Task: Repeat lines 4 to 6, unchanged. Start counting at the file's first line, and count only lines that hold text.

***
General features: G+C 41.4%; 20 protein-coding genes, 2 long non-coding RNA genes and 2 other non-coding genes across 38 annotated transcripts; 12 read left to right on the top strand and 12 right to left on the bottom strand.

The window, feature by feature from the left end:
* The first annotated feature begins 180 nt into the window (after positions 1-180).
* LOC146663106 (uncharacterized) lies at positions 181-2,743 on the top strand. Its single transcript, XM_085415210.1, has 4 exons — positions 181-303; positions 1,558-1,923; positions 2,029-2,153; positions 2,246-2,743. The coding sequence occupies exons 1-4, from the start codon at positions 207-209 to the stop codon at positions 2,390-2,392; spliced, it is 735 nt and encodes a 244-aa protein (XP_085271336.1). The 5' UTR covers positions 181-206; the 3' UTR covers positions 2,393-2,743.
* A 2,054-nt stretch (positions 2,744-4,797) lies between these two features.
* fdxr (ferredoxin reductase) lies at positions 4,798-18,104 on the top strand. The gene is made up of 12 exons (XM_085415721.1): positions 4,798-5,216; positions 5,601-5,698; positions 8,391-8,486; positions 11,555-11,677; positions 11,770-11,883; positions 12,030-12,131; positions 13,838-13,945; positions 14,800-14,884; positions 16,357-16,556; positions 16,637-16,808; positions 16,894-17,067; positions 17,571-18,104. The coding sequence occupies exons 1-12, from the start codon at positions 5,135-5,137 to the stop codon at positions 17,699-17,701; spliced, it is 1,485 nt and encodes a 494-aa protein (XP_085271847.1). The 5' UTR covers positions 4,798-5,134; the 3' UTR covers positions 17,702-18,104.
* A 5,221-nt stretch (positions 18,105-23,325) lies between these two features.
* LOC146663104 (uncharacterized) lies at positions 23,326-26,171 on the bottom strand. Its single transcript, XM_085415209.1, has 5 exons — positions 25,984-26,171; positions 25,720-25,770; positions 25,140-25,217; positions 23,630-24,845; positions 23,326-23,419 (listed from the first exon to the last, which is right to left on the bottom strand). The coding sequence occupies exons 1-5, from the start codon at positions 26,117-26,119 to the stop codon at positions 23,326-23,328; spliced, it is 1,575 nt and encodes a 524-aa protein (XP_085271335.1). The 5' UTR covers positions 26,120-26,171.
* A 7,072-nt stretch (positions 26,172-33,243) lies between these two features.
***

* LOC146663106 (uncharacterized) lies at positions 181-2,743 on the top strand. Its single transcript, XM_085415210.1, has 4 exons — positions 181-303; positions 1,558-1,923; positions 2,029-2,153; positions 2,246-2,743. The coding sequence occupies exons 1-4, from the start codon at positions 207-209 to the stop codon at positions 2,390-2,392; spliced, it is 735 nt and encodes a 244-aa protein (XP_085271336.1). The 5' UTR covers positions 181-206; the 3' UTR covers positions 2,393-2,743.
* A 2,054-nt stretch (positions 2,744-4,797) lies between these two features.
* fdxr (ferredoxin reductase) lies at positions 4,798-18,104 on the top strand. The gene is made up of 12 exons (XM_085415721.1): positions 4,798-5,216; positions 5,601-5,698; positions 8,391-8,486; positions 11,555-11,677; positions 11,770-11,883; positions 12,030-12,131; positions 13,838-13,945; positions 14,800-14,884; positions 16,357-16,556; positions 16,637-16,808; positions 16,894-17,067; positions 17,571-18,104. The coding sequence occupies exons 1-12, from the start codon at positions 5,135-5,137 to the stop codon at positions 17,699-17,701; spliced, it is 1,485 nt and encodes a 494-aa protein (XP_085271847.1). The 5' UTR covers positions 4,798-5,134; the 3' UTR covers positions 17,702-18,104.